Now here’s an excellent, affordable way to keep your kid’s (and your) skin protected while in the sun. This in-part avobenzone sunscreen comes in a lightweight base suitable for all skin types, and it contains a handful of notable antioxidants. If you’re on a budget you should definitely consider this water-resistant sunscreen. It is fragrance-free. Also worth mentioning is that the SPF 70 is overkill. There isn’t enough daylight for this SPF rating to make sense, and the amount of sunscreen ingredients needed to obtain this level of protection (based on time, not quality) can cause skin irritation.
Screens out the sun's burning rays to help prevent sunburn. Provides protection from UVA rays that may contribute to skin damage and premature aging of the skin.
Higher SPF gives more sunburn protection. Waterproof formula retains SPF after 80 minutes of activity in the water or sweating.
Active: Avobenzone (3%), Homosalate (15%), Octisalate (5%), Octocrylene (10%), Oxybenzone (6%), Other: Water, Butylene Glycol, Microcrystalline Cellulose, Glyceryl Stearate, Behenyl Alcohol, Benzyl Alcohol, Diethylhexyl Syringylidene-Malonate, Tocopherol (Vitamin E), Retinyl Palmitate (Vitamin A), Sodium Ascorbyl Phosphate, Stearic Acid, Palmitic Acid, Lauryl Alcohol, Myristyl Alcohol, Cetyl Alcohol, Lecithin, Caprylic/Capric Triglyceride, Chlorphenesin, Cellulose Gum, Butylated PVP, Disodium EDTA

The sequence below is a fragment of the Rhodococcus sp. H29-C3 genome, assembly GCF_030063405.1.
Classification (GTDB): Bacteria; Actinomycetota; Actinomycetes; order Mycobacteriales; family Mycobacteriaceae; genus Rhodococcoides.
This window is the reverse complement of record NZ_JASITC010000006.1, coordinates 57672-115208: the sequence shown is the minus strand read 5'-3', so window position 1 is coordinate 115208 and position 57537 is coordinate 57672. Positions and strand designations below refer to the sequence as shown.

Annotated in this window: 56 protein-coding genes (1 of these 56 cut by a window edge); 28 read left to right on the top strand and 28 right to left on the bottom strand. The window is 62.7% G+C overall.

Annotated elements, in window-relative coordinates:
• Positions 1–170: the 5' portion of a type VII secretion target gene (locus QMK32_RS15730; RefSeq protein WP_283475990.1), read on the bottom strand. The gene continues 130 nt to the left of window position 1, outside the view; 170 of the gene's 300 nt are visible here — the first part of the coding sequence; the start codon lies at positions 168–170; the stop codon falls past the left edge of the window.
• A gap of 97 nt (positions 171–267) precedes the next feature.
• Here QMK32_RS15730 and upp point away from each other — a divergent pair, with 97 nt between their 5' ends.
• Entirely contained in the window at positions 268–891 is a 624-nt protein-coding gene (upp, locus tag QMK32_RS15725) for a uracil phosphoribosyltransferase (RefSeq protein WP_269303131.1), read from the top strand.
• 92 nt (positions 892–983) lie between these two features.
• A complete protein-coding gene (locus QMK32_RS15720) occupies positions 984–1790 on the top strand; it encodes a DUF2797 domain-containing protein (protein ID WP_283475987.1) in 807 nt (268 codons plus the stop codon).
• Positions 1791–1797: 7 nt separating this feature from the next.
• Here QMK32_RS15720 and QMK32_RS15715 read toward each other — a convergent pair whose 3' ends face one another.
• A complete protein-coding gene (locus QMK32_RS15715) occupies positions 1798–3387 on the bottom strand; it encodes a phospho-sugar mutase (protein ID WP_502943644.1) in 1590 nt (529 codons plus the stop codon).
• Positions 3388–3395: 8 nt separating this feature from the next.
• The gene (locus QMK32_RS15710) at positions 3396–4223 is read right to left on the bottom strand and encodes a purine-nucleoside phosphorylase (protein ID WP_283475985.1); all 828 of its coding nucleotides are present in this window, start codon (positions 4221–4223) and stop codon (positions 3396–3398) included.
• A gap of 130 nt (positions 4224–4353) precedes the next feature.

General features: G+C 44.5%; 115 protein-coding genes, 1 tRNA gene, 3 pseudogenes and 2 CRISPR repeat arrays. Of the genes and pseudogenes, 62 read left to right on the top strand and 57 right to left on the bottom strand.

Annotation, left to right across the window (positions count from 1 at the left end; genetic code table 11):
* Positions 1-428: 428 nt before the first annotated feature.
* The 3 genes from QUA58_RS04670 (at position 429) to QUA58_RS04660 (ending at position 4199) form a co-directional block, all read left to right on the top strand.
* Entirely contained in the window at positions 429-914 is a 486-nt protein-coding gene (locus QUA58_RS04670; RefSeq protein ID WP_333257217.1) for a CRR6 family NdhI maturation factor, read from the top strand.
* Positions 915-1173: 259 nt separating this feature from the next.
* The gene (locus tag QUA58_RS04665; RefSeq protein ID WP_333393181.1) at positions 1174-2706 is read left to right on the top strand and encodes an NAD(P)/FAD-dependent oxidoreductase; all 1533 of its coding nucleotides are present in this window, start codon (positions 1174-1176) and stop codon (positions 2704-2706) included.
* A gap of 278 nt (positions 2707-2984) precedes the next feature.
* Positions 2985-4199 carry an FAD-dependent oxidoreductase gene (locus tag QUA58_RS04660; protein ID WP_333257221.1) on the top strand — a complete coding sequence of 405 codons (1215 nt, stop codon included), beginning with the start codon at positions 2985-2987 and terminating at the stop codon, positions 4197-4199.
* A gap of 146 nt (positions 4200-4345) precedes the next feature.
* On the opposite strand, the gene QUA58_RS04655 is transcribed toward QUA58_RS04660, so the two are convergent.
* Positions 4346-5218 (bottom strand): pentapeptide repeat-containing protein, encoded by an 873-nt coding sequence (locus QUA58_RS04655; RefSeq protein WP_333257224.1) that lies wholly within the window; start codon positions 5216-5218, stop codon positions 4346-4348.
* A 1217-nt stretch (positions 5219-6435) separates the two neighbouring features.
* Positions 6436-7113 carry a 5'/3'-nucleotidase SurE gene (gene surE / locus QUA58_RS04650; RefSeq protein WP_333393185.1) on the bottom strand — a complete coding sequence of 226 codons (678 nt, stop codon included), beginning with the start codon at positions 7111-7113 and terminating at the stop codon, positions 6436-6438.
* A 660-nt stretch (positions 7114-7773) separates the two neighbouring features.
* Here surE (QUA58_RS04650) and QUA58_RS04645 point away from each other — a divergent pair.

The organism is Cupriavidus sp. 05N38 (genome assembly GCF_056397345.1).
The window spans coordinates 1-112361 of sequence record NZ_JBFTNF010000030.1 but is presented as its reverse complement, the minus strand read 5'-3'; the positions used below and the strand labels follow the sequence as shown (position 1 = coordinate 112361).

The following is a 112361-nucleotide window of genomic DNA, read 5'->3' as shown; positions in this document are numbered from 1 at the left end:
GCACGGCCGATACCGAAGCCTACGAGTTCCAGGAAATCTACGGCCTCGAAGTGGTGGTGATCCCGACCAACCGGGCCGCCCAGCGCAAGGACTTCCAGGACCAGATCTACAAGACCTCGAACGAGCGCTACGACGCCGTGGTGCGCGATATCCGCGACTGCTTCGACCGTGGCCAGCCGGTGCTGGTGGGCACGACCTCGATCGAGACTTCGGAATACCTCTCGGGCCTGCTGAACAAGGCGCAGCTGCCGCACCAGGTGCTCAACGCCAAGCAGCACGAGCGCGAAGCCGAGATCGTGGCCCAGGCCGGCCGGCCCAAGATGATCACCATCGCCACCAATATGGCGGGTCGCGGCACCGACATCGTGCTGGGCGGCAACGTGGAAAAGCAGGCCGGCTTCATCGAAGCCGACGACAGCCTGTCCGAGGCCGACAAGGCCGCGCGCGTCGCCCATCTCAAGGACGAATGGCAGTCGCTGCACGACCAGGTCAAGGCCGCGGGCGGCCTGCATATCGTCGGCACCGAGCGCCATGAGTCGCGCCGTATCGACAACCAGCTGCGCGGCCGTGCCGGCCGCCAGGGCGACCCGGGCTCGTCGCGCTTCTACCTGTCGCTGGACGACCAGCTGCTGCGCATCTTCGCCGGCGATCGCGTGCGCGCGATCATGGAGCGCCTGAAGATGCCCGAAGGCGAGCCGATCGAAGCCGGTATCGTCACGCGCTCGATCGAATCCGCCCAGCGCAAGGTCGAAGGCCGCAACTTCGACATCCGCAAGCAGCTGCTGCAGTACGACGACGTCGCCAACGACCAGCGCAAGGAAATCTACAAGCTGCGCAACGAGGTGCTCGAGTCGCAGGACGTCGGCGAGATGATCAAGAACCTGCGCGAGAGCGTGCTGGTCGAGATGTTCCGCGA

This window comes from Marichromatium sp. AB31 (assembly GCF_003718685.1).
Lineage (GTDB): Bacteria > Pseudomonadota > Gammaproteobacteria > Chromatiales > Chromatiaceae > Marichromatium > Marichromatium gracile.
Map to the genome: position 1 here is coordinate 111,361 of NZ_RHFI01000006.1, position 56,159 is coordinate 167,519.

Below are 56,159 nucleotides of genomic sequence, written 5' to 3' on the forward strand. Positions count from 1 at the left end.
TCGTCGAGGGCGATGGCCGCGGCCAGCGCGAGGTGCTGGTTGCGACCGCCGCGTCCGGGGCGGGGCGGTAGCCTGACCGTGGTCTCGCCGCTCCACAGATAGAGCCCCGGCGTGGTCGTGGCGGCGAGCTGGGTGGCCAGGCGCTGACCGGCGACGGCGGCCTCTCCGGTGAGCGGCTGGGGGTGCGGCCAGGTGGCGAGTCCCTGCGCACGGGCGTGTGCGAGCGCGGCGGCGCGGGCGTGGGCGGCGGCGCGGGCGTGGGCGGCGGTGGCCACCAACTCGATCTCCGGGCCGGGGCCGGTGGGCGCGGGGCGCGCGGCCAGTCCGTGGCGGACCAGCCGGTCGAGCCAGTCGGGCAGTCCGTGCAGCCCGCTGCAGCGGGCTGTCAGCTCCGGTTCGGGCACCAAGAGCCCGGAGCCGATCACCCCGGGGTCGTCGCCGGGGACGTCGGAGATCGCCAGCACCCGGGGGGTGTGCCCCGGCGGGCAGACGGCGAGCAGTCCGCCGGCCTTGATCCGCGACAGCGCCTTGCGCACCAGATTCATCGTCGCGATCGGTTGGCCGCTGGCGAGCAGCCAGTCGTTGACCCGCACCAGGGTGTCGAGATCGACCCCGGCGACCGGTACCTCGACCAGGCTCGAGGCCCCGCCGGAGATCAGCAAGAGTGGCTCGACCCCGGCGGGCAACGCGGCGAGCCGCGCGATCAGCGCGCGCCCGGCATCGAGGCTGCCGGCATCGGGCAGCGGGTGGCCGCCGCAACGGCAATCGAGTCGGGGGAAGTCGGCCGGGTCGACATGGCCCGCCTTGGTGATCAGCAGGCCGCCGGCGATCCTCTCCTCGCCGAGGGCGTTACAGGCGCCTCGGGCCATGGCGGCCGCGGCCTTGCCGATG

This ubiquitous sun-care line has been around for over sixty years and is almost as synonymous with sunscreen as Kleenex is with facial tissue. Yet despite their longstanding history, there is something wanton about a corporation so recognized as a sunscreen manufacturer selling such an abundance of pathetically formulated sunscreens. Although more Coppertone sunscreens than ever include avobenzone or zinc oxide for UVA protection, most of them are still lacking—making this a line to shop very carefully. Ironically, Coppertone includes a fair amount of accurate, sun-smart information on their Web site—but their products aren't following the same advice! For example, they recommend you apply a sunscreen with SPF 15 or higher whenever you go outdoors—but then they sell several sunscreens with SPF ratings well below that. That's sort of like your personal trainer puffing on a cigarette while encouraging you to go another ten minutes on the treadmill. They also correctly advise consumers to reapply sunscreen after swimming, perspiring, or toweling off, yet sell products they claim are waterproof and "ultra sweatproof." Don't they realize that is likely to be interpreted by most people as 'one application and you're good to go no matter what outdoor activity is planned'? Regardless of the type of tenacious claim made, all sunscreens need to be reapplied at regular intervals if you are swimming or engaged in strenuous physical activity.
Coppertone also boasts that its sunscreens for kids are the ones recommended most by pediatricians. If that's true, and your child's pediatrician recommends this brand without being specific as to which sunscreen to choose and which to avoid, be sure you find another pediatrician right away. It would mean your child's doctor doesn't know about the cumulative damage from UVA rays, andwe would worry about what else he or she wasn't up to date on.
For more information about Coppertone, call (866)-288-3330 or visit www.coppertone.com.